ABU DHABI // More of the world's most prestigious universities are considering opening branches in the capital, attracted by the Government's strategy of paying for new campuses, the emirate's head of higher education said. In the past year, 11 of the top 100 foreign schools, as ranked by the Times Higher Education Supplement of London, have expressed interest in operating in Abu Dhabi, said Prof Jim Mienczakowski, the head of higher education at the Abu Dhabi Education Council (Adec).
The surge in interest follows the opening of the Paris-Sorbonne University Abu Dhabi and the planned launch of New York University Abu Dhabi, both paid for by the emirate. Prof Mienczakowski said Abu Dhabi's strategy of rejecting less-well-regarded institutions was also attracting the big names, as they would not want to set up alongside lower-ranking universities. Dr Mugheer al Khaili, director general of Adec, said last month that 30 universities that wanted to open in the emirate had been turned down. He also ruled out the launch of a free zone, where universities would be able to open more easily.
Prof Mienczakowski said top universities were showing "very, very strong interest" in opening branches or offering their courses through collaborative programmes. He said the support shown by the emirate to NYU, the Sorbonne and Insead, the French business school, had "created a buzz" in the global higher education sector. "The discussions around the top tables of university boards have been, 'if NYU are there, it must be a great prospect, so we must be included in this'," he said.
Paris-Sorbonne University Abu Dhabi opened in 2006 at a temporary base and will move to a new campus on Reem Island. NYU begins courses in 2010 and will eventually be based at a campus on Saadiyat Island. Insead, based in Fontainebleau, France, was launched in Abu Dhabi last year. Prof Mienczakowski said the emirate's strategy of bringing in prestigious names, conceived by Sheikh Mohammad bin Zayed, the Crown Prince of Abu Dhabi, had been "extremely clever".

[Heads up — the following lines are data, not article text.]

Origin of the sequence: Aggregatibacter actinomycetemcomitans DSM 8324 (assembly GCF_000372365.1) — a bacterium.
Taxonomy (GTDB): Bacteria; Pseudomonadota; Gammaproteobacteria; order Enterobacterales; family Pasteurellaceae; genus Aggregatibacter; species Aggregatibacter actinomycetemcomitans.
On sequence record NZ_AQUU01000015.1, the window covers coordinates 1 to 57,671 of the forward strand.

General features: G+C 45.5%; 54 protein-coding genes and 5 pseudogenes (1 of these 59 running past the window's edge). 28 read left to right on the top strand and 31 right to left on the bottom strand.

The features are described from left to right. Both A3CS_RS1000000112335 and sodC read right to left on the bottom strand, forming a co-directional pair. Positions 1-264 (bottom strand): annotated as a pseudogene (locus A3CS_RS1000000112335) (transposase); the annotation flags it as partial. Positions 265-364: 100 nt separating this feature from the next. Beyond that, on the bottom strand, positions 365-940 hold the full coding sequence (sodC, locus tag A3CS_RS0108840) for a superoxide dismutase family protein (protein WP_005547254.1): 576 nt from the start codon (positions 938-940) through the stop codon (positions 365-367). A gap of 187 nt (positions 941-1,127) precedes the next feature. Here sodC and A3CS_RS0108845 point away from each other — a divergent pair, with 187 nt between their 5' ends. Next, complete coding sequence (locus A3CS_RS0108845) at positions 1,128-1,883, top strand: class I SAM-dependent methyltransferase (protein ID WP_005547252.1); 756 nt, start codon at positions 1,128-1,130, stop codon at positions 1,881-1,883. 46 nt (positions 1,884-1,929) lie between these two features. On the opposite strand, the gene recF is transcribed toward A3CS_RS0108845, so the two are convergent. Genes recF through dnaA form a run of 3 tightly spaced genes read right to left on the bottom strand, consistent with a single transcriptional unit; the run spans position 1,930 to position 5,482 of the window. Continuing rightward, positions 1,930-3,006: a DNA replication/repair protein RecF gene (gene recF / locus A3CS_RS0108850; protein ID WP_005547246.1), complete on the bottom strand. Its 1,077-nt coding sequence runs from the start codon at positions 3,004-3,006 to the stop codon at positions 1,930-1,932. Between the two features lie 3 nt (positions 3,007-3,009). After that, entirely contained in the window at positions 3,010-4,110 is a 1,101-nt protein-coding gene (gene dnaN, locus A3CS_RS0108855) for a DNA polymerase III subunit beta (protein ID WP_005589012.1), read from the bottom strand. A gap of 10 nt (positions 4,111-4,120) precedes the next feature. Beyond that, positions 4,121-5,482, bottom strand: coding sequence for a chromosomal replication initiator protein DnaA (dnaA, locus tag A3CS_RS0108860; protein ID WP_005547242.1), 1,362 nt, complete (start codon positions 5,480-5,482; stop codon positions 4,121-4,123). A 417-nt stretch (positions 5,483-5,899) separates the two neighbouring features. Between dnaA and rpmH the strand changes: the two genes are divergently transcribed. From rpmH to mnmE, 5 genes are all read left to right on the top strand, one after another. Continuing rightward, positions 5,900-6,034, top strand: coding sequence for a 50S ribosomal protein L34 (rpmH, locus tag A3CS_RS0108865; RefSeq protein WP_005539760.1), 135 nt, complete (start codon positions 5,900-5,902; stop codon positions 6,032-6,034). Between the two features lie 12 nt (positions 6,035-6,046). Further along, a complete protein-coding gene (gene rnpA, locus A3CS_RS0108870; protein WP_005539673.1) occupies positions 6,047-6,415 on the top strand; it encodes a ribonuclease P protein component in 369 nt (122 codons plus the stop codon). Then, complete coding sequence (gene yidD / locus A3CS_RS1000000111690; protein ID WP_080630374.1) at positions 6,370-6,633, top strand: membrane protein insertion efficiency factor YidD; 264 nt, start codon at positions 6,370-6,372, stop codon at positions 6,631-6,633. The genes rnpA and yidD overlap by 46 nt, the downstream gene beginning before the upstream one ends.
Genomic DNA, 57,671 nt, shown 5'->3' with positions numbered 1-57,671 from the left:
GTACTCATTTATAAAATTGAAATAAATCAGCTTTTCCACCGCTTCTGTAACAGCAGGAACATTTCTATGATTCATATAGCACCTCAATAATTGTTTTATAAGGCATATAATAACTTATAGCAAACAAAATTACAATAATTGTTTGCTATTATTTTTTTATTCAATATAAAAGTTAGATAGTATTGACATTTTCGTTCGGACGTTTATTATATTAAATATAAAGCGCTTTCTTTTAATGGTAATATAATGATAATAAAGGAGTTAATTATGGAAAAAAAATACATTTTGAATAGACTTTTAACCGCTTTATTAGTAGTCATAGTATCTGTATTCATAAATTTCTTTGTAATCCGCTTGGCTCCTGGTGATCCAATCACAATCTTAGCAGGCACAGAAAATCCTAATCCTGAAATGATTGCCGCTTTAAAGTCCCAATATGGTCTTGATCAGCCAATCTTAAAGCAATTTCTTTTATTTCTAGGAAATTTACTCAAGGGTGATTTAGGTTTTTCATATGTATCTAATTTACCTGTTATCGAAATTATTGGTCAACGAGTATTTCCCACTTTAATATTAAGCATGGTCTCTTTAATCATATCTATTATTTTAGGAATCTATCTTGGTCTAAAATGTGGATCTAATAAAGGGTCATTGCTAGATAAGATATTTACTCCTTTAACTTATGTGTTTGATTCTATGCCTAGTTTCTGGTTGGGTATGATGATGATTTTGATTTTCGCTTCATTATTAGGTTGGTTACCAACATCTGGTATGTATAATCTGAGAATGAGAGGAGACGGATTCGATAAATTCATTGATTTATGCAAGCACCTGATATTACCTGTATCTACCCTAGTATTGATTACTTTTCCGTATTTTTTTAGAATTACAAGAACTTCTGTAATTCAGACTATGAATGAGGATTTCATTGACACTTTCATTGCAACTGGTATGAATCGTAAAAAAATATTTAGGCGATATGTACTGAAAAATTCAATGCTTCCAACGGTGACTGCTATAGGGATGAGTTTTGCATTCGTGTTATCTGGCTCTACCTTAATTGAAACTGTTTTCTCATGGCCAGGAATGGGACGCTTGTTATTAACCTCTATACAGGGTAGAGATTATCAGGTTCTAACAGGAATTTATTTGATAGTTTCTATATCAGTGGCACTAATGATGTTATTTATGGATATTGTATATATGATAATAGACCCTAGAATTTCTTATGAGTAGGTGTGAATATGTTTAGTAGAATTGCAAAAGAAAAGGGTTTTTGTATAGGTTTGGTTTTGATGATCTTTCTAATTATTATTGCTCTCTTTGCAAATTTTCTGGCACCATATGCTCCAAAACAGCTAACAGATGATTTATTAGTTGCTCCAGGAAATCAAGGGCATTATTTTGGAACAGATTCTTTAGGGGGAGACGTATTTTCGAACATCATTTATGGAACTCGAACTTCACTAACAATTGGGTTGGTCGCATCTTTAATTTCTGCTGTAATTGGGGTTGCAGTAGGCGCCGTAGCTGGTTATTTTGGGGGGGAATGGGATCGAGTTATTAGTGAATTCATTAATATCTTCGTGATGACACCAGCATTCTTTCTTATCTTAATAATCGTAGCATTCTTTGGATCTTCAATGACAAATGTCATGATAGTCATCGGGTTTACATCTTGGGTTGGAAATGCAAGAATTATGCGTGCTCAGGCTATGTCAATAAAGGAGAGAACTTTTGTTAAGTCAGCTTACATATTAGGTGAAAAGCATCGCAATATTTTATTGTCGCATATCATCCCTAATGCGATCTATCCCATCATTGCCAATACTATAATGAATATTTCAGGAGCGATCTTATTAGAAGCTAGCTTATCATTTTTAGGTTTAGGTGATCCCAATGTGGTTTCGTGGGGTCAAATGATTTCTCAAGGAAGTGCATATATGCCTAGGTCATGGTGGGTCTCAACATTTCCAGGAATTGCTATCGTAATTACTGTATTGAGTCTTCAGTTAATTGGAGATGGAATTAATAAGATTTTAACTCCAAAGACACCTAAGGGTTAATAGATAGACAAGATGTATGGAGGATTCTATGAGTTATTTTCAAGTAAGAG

"Now they are here, they are part of the confidence-generating mechanism to the rest of the world's leading institutions," he said. Prof Mienczakowski said some of the 11 expressions of interest would probably lead to "fully fledged proposals". They could be proposals to teach particular subjects, perhaps as collaborative ventures with other institutions, or to create branch campuses. The emirate, he said, had been "very cautious" in bringing in new institutions, to reduce the risk of overcapacity and the resultant competition that could force schools to close.
"If that happened, no other leading university would want to follow in their footsteps and there would be a tremendous loss of confidence," he said. "Some big universities have had to leave operations in Singapore and China, which hasn't done them any good or been beneficial to students." Abu Dhabi's higher-education strategy differs from Dubai's and Ras al Khaimah's. Their governments established education free zones that allow institutions to open without licences from the Ministry of Higher Education and Scientific Research.
In Abu Dhabi, universities seeking to open must be approved by Adec and secure ministry licences and programme accreditation. Dubai, which has more than 25 foreign higher-education institutions in its free zones, has emphasised that it too has rejected many universities. Prof Mienczakowski said Abu Dhabi also wanted indigenous universities, such as Abu Dhabi University and Khalifa University, which opened a branch in the capital this year, to develop by doing more research.
By offering both indigenous institutions and elite foreign universities, places would be available to students with a range of abilities, not just the most able, he said. Students could also apply to universities in other emirates. "These places will still exist if not in the emirate, certainly within the rest of the sector within the UAE," he said. "Dubai is only just down the road." firstname.lastname@example.org